The great unknown, though, is the extent to which Jordan's gambling was a factor in his exit. He must have known that "you guys" in the media would not stop looking into his private affairs as long as he was an active NBA player. Unhappy over publication last June of Michael & Me, a book in which erstwhile golfing partner Richard Esquinas revealed that Jordan had run up large gambling debts to him, Jordan might also have feared that others would come forward with tales, true or not, of similar losses.
There was also speculation that Jordan was apprehensive about the NBA's investigation into his gambling practices and retired so that the league would cease and desist with the questions. Jordan did not deal with the subject of gambling at his press conference and did not return phone calls afterward (he has agreed to be interviewed—and undoubtedly subjected to relentless grilling—by Oprah Winfrey on Oct. 26 for a show that will air three days later), but both Falk and NBA commissioner David Stern dismissed suggestions that there was a link between Jordan's gambling and his retirement, Stern angrily calling the very idea "scurrilous and disgusting." Stern and Jordan had been scheduled to meet before the season opener to discuss Jordan's gambling, but Stern denied that the timing of Jordan's announcement had anything to do with the pressure of that meeting.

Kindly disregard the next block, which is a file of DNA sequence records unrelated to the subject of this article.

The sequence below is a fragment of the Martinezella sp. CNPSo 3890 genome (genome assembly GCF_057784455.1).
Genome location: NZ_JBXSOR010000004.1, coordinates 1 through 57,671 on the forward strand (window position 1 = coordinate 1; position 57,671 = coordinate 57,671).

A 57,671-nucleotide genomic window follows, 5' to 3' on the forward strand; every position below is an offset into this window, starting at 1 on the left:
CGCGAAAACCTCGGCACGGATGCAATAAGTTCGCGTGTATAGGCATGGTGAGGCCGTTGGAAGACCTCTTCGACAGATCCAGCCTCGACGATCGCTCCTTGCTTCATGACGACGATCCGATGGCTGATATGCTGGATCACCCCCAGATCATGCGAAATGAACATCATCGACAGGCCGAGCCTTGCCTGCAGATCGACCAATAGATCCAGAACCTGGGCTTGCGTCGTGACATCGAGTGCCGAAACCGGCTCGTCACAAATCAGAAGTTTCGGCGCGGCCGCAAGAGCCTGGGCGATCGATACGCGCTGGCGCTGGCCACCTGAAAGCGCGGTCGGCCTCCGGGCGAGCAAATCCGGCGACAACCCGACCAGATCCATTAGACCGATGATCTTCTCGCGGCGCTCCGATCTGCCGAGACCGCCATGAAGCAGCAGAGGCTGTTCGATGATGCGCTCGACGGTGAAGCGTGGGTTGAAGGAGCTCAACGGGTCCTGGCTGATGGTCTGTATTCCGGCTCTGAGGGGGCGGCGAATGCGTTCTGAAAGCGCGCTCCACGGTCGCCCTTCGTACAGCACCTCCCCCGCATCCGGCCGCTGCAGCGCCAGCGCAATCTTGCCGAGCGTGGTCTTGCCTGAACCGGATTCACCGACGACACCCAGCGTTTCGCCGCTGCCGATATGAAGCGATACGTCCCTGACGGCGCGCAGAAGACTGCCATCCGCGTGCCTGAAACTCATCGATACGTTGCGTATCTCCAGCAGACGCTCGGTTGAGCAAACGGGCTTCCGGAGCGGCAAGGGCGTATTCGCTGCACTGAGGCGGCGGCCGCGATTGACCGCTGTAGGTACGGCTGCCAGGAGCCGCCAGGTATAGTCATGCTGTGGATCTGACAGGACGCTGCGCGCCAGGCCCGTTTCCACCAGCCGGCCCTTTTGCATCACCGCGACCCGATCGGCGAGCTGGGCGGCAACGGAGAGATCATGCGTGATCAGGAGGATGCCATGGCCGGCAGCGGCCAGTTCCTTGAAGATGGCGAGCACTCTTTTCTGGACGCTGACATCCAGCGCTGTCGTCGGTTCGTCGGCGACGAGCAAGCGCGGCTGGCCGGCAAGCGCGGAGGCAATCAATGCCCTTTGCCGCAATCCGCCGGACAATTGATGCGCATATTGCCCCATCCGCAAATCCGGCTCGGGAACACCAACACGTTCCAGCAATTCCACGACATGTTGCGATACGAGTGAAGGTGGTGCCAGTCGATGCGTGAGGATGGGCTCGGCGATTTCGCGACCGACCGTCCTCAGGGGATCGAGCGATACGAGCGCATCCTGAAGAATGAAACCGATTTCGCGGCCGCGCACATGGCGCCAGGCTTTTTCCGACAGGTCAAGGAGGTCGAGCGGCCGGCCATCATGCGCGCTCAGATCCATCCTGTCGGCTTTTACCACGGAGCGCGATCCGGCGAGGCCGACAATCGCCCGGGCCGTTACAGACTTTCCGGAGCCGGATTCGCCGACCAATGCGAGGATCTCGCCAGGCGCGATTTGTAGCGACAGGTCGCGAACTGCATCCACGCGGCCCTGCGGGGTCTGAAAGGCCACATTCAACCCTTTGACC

But the NBA's latest investigation, which Stern last Friday declared closed, seemed to be as cursory as one the league conducted into Jordan's gambling practices last year. Stern clearly is uncomfortable about looking into a player's private life, particularly a player who has brought fame and fortune to the NBA. The commissioner is certain, he told SI last Friday, that Jordan has never had a gambling addiction and that he has never bet on NBA games, an offense that could have led to suspension or banishment. Neither was Jordan's gambling sufficient, in Stern's mind, to bring disrepute to the league, another basis for suspension.